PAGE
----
3. One little tip for family hikes. Take plenty of water so that you can wash any wild fruit that you come across.

    My three were not great fruit eaters but they were happy to eat any fruit that we foraged along the way. Usually the taste is far more intense than what you get from commercial fruit.

    1. Great idea Sheila! Something about finding your own fruit surely does encourage the eating of it!

      Of course we must be confident in our knowledge of what something is before considering eating it. Many wild berries, mushrooms and foliage that are edible also look a lot like ones that are poisonous. Plant books specific to region can be useful, or just sticking to the ones that we are absolutely certain of.

    1. That is true Alex – for that reason it always good to start out with easier hikes so that you come to know exactly what distances your kids can achieved by them. Piggy back are very hard, and for much smaller kids – like toddlers – shoulder rides may be more comfortable (and more fun for them!).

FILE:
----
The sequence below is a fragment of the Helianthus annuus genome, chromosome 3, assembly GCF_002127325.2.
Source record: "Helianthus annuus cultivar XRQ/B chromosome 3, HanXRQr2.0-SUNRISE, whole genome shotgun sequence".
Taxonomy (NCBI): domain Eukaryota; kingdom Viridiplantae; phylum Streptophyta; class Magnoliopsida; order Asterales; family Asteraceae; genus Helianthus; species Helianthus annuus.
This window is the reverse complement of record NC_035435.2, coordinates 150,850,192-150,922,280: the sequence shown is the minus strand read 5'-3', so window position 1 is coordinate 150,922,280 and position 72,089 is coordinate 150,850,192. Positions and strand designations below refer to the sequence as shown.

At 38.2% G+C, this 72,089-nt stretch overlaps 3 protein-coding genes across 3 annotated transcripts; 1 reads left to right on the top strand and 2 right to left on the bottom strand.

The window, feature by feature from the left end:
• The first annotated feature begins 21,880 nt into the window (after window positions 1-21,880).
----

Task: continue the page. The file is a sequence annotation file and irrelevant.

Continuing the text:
4. I would love to have a hike there, those mountains are quite extraordinary. I also like the view and the sceneries, it’s like those desktop wallpapers that you download on the internet where you can have a clear view of all the lands and the waters in the area. I have a very limited hiking experience, so I can’t really say I’m an expert. An easy family friendly hike is definitely something I can do. I was able to hike the Sierra Madre mountain range in the Philippines. Some parts are very steep and it would really get the best of you, but it’s really satisfying and exciting when you reach the peak and just enjoy the view, making you realize that these are the moments that are worth saving, experiencing nature at its finest.